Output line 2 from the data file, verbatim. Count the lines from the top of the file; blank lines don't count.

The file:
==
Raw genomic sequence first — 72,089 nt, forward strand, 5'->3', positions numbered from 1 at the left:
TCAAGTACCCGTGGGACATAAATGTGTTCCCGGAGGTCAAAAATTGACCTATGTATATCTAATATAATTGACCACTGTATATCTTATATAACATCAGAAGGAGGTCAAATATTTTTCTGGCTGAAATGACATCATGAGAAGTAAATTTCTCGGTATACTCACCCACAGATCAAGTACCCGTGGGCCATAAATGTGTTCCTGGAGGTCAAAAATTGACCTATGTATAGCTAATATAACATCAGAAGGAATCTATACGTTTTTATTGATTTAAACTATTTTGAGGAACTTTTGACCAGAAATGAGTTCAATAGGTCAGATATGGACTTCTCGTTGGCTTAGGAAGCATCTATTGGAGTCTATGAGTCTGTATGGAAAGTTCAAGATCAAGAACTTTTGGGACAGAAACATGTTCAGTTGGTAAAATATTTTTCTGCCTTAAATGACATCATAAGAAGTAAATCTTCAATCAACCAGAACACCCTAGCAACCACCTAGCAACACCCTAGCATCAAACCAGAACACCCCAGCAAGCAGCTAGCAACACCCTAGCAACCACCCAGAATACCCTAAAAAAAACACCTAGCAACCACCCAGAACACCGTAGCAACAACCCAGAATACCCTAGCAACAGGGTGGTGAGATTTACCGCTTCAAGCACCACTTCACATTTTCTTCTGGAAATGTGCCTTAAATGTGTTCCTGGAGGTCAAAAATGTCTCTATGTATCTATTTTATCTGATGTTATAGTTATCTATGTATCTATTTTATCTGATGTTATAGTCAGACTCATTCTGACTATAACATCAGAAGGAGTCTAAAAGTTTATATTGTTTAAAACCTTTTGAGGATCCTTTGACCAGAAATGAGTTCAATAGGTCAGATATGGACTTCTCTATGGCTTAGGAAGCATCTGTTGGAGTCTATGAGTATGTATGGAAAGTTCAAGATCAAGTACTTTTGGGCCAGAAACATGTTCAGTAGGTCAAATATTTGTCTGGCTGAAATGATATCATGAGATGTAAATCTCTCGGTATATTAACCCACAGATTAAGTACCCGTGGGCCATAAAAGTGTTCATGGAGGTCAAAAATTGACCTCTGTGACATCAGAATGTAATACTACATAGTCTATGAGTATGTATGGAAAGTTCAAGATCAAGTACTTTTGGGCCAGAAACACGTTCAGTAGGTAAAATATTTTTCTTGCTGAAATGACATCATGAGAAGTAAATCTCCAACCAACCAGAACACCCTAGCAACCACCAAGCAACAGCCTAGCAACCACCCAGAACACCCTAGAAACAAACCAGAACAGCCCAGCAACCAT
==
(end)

TCAAGTACCCGTGGGACATAAATGTGTTCCCGGAGGTCAAAAATTGACCTATGTATATCTAATATAATTGACCACTGTATATCTTATATAACATCAGAAGGAGGTCAAATATTTTTCTGGCTGAAATGACATCATGAGAAGTAAATTTCTCGGTATACTCACCCACAGATCAAGTACCCGTGGGCCATAAATGTGTTCCTGGAGGTCAAAAATTGACCTATGTATAGCTAATATAACATCAGAAGGAATCTATACGTTTTTATTGATTTAAACTATTTTGAGGAACTTTTGACCAGAAATGAGTTCAATAGGTCAGATATGGACTTCTCGTTGGCTTAGGAAGCATCTATTGGAGTCTATGAGTCTGTATGGAAAGTTCAAGATCAAGAACTTTTGGGACAGAAACATGTTCAGTTGGTAAAATATTTTTCTGCCTTAAATGACATCATAAGAAGTAAATCTTCAATCAACCAGAACACCCTAGCAACCACCTAGCAACACCCTAGCATCAAACCAGAACACCCCAGCAAGCAGCTAGCAACACCCTAGCAACCACCCAGAATACCCTAAAAAAAACACCTAGCAACCACCCAGAACACCGTAGCAACAACCCAGAATACCCTAGCAACAGGGTGGTGAGATTTACCGCTTCAAGCACCACTTCACATTTTCTTCTGGAAATGTGCCTTAAATGTGTTCCTGGAGGTCAAAAATGTCTCTATGTATCTATTTTATCTGATGTTATAGTTATCTATGTATCTATTTTATCTGATGTTATAGTCAGACTCATTCTGACTATAACATCAGAAGGAGTCTAAAAGTTTATATTGTTTAAAACCTTTTGAGGATCCTTTGACCAGAAATGAGTTCAATAGGTCAGATATGGACTTCTCTATGGCTTAGGAAGCATCTGTTGGAGTCTATGAGTATGTATGGAAAGTTCAAGATCAAGTACTTTTGGGCCAGAAACATGTTCAGTAGGTCAAATATTTGTCTGGCTGAAATGATATCATGAGATGTAAATCTCTCGGTATATTAACCCACAGATTAAGTACCCGTGGGCCATAAAAGTGTTCATGGAGGTCAAAAATTGACCTCTGTGACATCAGAATGTAATACTACATAGTCTATGAGTATGTATGGAAAGTTCAAGATCAAGTACTTTTGGGCCAGAAACACGTTCAGTAGGTAAAATATTTTTCTTGCTGAAATGACATCATGAGAAGTAAATCTCCAACCAACCAGAACACCCTAGCAACCACCAAGCAACAGCCTAGCAACCACCCAGAACACCCTAGAAACAAACCAGAACAGCCCAGCAACCAT